Some cats have the urge to eat items that are otherwise considered inedible, a behavior problem called “pica”. Animal behaviorists view this as a compulsive disorder where affected cats seem to have an unquenchable urge to chew and sometimes swallow anything—clothing, wood, plastic, leather, etc.
There is no real threat to your pet’s health if he only sucks or chews on objects. However, there are cases when the behavior develops into an obsessive-compulsive disorder, which can certainly affect your pet cat’s quality of life. Swallowing things that they chew on can increase the risk of life-threatening problems such as the object getting stuck and causing obstruction along any part of the digestive tract, requiring expensive emergency surgery.
The specific cause of pica is unclear however there are various factors which have been identified as potential causes of this eating disorder. One important predisposing factor is premature weaning of kittens. Although most cats outgrow this behavior as they mature, it can become a lifelong habit for some. The behavior has also been linked to several health problems ranging from nutritional deficiencies, endocrine disorders, and brain tumors. Genetics, stress, and the cat’s temperament may also be important predisposing factors. Pica has been observed to be more prevalent among oriental breeds of cats.
When a cat suffering from pica is brought to the vet, there is a need to rule out any underlying medical problem with a thorough physical exam. You should be prepared to answer questions about your pet’s medical history.
If the problem has been traced to specific behavioral factors rather than an underlying medical condition, certain modifications and interventions may help address the behavior. These interventions usually include removing the objects that your kitty likes to chew on, making his favorite items unpalatable, while providing acceptable items as suitable alternatives to indulge your cat’s chewing habit.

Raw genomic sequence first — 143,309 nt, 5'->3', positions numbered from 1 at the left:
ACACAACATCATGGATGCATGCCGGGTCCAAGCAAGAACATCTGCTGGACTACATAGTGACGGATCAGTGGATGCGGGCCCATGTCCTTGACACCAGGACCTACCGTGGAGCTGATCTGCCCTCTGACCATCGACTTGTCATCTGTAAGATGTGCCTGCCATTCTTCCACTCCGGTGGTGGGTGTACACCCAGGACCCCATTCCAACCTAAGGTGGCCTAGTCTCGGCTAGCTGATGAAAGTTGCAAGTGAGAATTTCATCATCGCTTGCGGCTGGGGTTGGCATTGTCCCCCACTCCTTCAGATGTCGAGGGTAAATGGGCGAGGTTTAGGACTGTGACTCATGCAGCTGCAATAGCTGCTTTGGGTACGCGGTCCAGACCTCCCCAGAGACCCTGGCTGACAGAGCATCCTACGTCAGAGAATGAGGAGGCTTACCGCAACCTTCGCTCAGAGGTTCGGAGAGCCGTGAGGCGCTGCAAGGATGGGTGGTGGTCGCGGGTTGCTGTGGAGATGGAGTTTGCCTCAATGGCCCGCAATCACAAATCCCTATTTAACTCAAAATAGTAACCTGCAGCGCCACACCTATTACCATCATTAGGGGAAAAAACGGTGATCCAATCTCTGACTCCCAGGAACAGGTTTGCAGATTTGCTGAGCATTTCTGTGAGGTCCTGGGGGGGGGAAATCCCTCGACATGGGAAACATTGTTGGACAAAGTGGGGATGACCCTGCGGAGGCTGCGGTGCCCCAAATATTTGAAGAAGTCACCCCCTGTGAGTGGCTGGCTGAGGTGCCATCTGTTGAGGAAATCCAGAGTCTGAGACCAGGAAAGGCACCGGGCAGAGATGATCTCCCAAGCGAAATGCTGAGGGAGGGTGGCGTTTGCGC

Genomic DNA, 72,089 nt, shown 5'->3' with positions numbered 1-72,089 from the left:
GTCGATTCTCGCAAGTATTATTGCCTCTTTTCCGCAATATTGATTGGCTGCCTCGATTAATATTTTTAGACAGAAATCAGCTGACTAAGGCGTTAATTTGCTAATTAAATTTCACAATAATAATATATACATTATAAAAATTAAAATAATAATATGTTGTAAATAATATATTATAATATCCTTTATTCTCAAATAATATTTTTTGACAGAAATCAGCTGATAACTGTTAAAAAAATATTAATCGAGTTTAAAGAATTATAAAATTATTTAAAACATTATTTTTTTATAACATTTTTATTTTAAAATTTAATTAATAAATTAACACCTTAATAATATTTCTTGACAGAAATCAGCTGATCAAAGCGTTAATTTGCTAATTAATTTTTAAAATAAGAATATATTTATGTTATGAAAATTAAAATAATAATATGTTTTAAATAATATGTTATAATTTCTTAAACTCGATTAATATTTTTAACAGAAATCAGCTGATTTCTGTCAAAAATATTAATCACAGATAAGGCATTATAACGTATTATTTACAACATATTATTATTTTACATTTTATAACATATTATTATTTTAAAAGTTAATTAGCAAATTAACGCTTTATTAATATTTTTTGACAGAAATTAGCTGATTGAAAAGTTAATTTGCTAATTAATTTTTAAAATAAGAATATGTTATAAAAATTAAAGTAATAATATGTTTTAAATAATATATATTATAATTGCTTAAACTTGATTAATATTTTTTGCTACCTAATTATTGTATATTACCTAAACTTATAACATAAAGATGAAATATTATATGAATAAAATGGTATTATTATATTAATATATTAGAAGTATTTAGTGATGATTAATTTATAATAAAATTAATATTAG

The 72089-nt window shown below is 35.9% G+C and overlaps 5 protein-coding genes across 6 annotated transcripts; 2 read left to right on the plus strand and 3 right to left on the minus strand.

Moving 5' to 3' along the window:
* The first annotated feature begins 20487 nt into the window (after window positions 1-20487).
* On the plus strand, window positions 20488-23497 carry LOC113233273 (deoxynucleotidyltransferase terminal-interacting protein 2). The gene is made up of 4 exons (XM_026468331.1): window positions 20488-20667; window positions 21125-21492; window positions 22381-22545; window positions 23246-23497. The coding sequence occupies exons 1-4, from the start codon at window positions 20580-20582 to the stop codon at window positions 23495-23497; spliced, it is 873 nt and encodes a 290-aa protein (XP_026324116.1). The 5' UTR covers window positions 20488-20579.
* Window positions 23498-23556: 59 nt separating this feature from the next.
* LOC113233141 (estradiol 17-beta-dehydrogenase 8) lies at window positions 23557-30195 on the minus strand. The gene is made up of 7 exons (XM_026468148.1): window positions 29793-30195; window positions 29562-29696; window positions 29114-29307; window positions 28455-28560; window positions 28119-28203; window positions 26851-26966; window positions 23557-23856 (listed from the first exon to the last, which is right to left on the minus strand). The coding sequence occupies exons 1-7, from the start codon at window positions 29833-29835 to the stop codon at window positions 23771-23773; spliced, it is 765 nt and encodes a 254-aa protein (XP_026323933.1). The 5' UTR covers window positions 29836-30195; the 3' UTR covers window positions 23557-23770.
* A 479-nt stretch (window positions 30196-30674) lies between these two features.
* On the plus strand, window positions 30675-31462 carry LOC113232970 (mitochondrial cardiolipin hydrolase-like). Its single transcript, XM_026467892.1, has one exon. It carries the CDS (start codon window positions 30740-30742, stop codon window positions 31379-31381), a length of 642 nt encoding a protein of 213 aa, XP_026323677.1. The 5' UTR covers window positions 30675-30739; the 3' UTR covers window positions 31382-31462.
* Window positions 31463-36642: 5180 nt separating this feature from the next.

You can also schedule a structured playtime, at least 10-15 minutes, twice a day, where your pet can engage in physical and mental activities. This is a good way to vent out excess energy. Extended play sessions in the morning and afternoon can tire him out making him less likely to chew. Cat trees and window perches also provide excellent diversions.
When your pet is engrossed with something else, he won’t have time to engage in his undesirable behavior. Even when you are around, make sure your kitty has plenty of motivational toys to keep him busy.
Since stress has been found to trigger the behavior, you should try to pinpoint the stressor and get rid of it. Cats may engage in pica in an effort to calm themselves. Any changes in the household such as the arrival of a new baby, a new pet, or moving to a new home, may pave the way for strange behaviors to set in.
Other practices which have gained some positive results include supplementing a cat’s diet with lanolin or adding some fiber in the daily ration.
This may seem strange to you, but it works :) Thanks for stopping by!